March 18, 2000
Jasmine and I walk into Mr. Yusuf Alatas's office, in Çankaya, Ankara, just as he finishes typing a press report. "What day is it today?" he asks us, as he puts the finishing touches on the report. "It's Thursday, March 2nd," Jasmine says. Mr Alatas pauses, and types in the date. Then, in English, Mr. Alatas explains slowly and clearly, "It is the anniversary of her arrest. It was six years ago on this day."
Six years ago. How old are you right now? Think for a moment: six years ago, what were your beliefs and actions? How did you get to where you are today? Now, think about today. What do you believe right now? How does that influence your actions? Where will that take you, six years from now, in the year 2006?
Six years ago, could Leyla Zana imagine her detention in the Ankara Closed Prison? Could she imagine that her actions would be treasonable, and that they would carry the death penalty? Could she imagine that people around the world would be inspired by her unwavering commitment to her cause?
Leyla Zana is a Kurd living in Turkey. She is the first Kurdish woman elected to Parliament, representing the Democratic Party with 84% of the 1991 vote from Diyarbakir. Arrested six years ago, along with seven other members of Parliament, she was imprisoned on December 8, 1994 with a 15-year sentence. She is currently in isolation. She must cook for herself. She cannot speak with other prisoners, except during weekly visiting hours. Her family may visit only once in a while--she last saw her son two years ago--and it is extremely difficult for foreign visitors like the trekkers to see her.
Leyla Zana's actions of wearing Kurdish colors of yellow, green, and red and promoting Kurdish culture, language and identity are considered dangerous to the unity of the Turkish Republic. Under the Universal Declaration of Human Rights, all citizens have rights to freedom from arbitrary arrest, freedom of expression, freedom of association, and a right to take part in government. However, starting from Ataturk's time and the building of the nation, Kurds have been oppressed. In Zana's case, Kurds do not seem to have those freedoms.
Government policy minimizes the importance of Kurdish identity. For example, the Kurdish language is illegal in schools. ("Sipash" means "thank you," but a teacher couldn't even say that in class.) Also, Kurdish place names have been changed on maps to be Turkish names: that's one way to ignore their Kurdish character. Our translator for the interview with Mr. Alatas, 23-year-old Mutlu Civiroglu (with a cedilla under the C and a line over the g: pronounced "Chivir") says, "My name is not a Kurdish name, it is Turkish, so I like to change it with a Kurdish name instead." Many Kurds like Mutlu have to change their names to fit in. He is proud of his heritage but some Kurdish people have to change their names to Turkish names because of racism and being marginalized. Zana's pro-Kurdish standpoint, according to her accusers, is an act treason against the government.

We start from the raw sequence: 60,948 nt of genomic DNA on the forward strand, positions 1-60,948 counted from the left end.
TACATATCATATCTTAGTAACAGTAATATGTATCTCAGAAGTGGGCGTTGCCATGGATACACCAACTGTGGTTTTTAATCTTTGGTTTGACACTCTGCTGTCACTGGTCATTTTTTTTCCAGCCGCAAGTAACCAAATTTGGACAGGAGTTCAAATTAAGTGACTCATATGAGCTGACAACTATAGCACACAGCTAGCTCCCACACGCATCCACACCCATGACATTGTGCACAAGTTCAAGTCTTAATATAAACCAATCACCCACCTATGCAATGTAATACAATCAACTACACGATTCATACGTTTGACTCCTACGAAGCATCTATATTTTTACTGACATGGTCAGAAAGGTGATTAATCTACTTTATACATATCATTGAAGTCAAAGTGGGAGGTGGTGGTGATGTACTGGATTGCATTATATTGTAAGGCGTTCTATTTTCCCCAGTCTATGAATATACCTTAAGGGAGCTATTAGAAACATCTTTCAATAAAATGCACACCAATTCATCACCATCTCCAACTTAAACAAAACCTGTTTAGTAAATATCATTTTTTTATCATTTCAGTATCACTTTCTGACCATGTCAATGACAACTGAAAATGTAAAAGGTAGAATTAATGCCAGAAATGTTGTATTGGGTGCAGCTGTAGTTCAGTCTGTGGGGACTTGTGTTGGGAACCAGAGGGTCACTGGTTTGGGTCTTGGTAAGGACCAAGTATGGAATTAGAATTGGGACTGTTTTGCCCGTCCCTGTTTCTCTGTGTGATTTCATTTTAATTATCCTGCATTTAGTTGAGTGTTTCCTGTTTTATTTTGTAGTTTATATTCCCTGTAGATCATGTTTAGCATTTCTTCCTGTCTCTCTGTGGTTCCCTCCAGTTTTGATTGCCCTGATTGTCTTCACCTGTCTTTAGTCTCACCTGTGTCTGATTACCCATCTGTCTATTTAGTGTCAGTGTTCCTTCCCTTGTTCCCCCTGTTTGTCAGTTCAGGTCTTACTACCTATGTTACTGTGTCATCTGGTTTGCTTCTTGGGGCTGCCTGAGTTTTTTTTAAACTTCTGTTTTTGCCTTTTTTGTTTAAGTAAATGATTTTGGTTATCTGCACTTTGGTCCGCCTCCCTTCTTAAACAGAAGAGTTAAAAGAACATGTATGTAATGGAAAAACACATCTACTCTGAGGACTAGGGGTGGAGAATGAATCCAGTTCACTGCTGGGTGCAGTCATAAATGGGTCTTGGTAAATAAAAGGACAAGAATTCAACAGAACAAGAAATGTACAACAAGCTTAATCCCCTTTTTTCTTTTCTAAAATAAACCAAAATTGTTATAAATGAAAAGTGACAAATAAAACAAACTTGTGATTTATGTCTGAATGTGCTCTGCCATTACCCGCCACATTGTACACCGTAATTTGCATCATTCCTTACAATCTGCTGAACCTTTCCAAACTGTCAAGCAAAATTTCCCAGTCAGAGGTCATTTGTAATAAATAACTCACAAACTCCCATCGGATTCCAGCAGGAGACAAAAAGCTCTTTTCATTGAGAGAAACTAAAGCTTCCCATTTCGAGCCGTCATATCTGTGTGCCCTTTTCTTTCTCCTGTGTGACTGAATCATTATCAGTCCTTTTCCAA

What does Leyla Zana want? I ask Mr. Alatas to clarify her position as a separatist, and he makes clear that Leyla Zana does not advocate a separate state. What she DOES want is recognition for the basic rights of Kurds living and working in Turkey. She wants Kurds to be able to preserve their language: to read, write, and be educated in Kurdish. She wants Kurds to maintain their distinct cultural identity as Kurds. She wants the world to realize that Kurds are not Turks; they are not "Mountain Turks," as they've been called. Kurds are a separate people with an ancient history and a separate culture (they were here before the Mongol invasions from whom the Ottomans and modern-day Turks come from).
Does Leyla Zana's imprisonment seem just or unjust to you? Isn't Turkey a democracy that recognizes the rights of minorities like the Kurds? Read Jasmine's dispatch on our visit to HADEP, which works, under extreme negative pressure, towards true democracy in Turkey. Also, read Kavitha's dispatch comparing political prisoners here and prisoners in the United States.
Is the method Zana chooses to use, political involvement, more effective than violent means? Mr. Alatas speaks to us about this: "In every country in the world there is murder, killing and violence. In your country [the United States,] people were arrested and imprisoned for civil rights...There isn't tolerance..." Leyla Zana works to represent her people, but she is punished for her efforts. Her situation is awakening people all over the world to Turkey's unjust handling of democracy.
Mr. Alatas continues with some advice regarding how to get involved and how to seek justice in unjust situations. "It's very important to get common sense in order to solve all the problems, all around the world." What steps are YOU taking to get common sense? What injustices do you face? What can you do to change them?
Video footage of the interview with Leyla Zana's lawyer, Mr. Yusuf Alatas may be found in the Multimedia and Special Guests section soon. Click here for a congressional letter to President Clinton concerning her situation. Also, he encourages you to write Leyla Zana in prison:
Leyla Zana Ulucanlar Cezaevi Ankara Turkey
p.s. - Please e-mail me at ...email@example.com
Abeja - Is This What They Mean by "the Rock of Ages"?
Abeja - What's for dinner?
Kavitha - Rags & Riches
Team - A Time to Acknowledge, A Time to Forgive
Team - Amnesty International fights for Human Rights in the United States
Time Machine | Multimedia and Special Guests
Home | Search | Teacher Zone | Odyssey Info